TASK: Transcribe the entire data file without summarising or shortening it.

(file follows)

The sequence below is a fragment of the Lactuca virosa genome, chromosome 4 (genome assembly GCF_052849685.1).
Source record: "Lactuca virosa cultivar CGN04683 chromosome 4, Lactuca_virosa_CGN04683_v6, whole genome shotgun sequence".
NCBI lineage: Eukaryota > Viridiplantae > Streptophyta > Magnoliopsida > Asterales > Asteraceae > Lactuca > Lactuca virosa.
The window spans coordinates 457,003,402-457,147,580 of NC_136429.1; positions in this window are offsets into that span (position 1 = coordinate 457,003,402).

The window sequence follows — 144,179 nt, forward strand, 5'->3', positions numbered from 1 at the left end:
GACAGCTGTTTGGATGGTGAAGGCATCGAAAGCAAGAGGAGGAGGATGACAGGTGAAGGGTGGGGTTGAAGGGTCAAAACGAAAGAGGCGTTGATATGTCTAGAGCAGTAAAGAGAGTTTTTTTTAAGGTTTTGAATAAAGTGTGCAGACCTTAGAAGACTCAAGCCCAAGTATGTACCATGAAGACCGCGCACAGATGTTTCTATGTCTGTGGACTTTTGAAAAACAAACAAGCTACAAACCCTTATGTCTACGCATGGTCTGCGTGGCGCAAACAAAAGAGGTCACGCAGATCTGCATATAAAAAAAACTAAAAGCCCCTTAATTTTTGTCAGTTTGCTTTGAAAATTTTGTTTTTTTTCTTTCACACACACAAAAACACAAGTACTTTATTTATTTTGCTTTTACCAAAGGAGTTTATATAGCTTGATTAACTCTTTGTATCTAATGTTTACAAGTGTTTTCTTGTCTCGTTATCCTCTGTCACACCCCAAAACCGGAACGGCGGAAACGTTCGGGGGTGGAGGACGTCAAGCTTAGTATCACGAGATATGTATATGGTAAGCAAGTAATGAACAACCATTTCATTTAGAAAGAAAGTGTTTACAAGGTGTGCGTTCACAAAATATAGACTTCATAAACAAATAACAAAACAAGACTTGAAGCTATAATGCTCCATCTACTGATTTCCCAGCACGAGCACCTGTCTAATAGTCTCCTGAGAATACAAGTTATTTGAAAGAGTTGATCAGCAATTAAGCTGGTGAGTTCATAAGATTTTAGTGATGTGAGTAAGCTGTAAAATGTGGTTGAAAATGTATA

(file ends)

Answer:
The sequence below is a fragment of the Lactuca virosa genome, chromosome 4 (genome assembly GCF_052849685.1).
Source record: "Lactuca virosa cultivar CGN04683 chromosome 4, Lactuca_virosa_CGN04683_v6, whole genome shotgun sequence".
NCBI lineage: Eukaryota > Viridiplantae > Streptophyta > Magnoliopsida > Asterales > Asteraceae > Lactuca > Lactuca virosa.
The window spans coordinates 457,003,402-457,147,580 of NC_136429.1; positions in this window are offsets into that span (position 1 = coordinate 457,003,402).

The window sequence follows — 144,179 nt, forward strand, 5'->3', positions numbered from 1 at the left end:
GACAGCTGTTTGGATGGTGAAGGCATCGAAAGCAAGAGGAGGAGGATGACAGGTGAAGGGTGGGGTTGAAGGGTCAAAACGAAAGAGGCGTTGATATGTCTAGAGCAGTAAAGAGAGTTTTTTTTAAGGTTTTGAATAAAGTGTGCAGACCTTAGAAGACTCAAGCCCAAGTATGTACCATGAAGACCGCGCACAGATGTTTCTATGTCTGTGGACTTTTGAAAAACAAACAAGCTACAAACCCTTATGTCTACGCATGGTCTGCGTGGCGCAAACAAAAGAGGTCACGCAGATCTGCATATAAAAAAAACTAAAAGCCCCTTAATTTTTGTCAGTTTGCTTTGAAAATTTTGTTTTTTTTCTTTCACACACACAAAAACACAAGTACTTTATTTATTTTGCTTTTACCAAAGGAGTTTATATAGCTTGATTAACTCTTTGTATCTAATGTTTACAAGTGTTTTCTTGTCTCGTTATCCTCTGTCACACCCCAAAACCGGAACGGCGGAAACGTTCGGGGGTGGAGGACGTCAAGCTTAGTATCACGAGATATGTATATGGTAAGCAAGTAATGAACAACCATTTCATTTAGAAAGAAAGTGTTTACAAGGTGTGCGTTCACAAAATATAGACTTCATAAACAAATAACAAAACAAGACTTGAAGCTATAATGCTCCATCTACTGATTTCCCAGCACGAGCACCTGTCTAATAGTCTCCTGAGAATACAAGTTATTTGAAAGAGTTGATCAGCAATTAAGCTGGTGAGTTCATAAGATTTTAGTGATGTGAGTAAGCTGTAAAATGTGGTTGAAAATGTATA